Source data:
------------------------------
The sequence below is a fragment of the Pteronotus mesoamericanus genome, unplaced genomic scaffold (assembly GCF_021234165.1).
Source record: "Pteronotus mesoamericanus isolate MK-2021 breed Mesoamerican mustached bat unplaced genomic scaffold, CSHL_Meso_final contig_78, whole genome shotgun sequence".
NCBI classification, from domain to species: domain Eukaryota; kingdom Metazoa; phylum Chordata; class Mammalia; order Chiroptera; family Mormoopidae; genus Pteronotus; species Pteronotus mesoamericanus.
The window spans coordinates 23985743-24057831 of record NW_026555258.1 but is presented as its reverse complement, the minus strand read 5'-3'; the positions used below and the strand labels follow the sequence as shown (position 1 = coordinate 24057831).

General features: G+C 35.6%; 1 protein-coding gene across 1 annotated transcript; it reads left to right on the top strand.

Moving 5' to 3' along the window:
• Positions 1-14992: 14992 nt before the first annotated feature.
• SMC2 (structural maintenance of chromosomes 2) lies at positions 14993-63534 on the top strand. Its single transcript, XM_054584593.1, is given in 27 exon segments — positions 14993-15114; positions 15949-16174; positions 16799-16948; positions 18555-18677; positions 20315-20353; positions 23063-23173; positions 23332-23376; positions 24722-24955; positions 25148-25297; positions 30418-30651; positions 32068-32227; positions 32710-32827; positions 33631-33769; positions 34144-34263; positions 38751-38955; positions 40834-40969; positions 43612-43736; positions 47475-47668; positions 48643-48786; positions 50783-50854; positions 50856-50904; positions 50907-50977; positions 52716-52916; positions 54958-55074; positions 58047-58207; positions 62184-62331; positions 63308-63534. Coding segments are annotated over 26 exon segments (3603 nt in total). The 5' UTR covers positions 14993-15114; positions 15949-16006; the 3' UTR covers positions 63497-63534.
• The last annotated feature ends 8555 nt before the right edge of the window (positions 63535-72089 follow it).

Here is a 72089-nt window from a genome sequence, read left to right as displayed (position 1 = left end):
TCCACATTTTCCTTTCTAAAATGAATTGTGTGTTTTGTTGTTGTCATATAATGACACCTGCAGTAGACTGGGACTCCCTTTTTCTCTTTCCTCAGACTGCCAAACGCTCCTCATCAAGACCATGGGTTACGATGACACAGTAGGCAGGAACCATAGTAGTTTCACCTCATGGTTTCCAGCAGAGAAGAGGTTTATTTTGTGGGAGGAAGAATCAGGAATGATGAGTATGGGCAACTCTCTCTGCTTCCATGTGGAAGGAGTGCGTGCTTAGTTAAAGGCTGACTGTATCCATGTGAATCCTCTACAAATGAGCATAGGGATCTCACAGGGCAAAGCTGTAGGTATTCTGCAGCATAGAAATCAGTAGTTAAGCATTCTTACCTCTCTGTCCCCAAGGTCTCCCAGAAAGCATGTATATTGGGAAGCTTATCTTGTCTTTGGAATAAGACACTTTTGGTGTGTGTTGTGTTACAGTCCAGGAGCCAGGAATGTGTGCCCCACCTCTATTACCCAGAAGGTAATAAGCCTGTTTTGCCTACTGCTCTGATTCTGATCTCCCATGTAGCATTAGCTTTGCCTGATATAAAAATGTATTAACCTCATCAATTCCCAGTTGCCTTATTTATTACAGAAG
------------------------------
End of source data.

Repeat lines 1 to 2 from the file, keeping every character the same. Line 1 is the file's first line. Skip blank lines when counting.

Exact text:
The sequence below is a fragment of the Pteronotus mesoamericanus genome, unplaced genomic scaffold (assembly GCF_021234165.1).
Source record: "Pteronotus mesoamericanus isolate MK-2021 breed Mesoamerican mustached bat unplaced genomic scaffold, CSHL_Meso_final contig_78, whole genome shotgun sequence".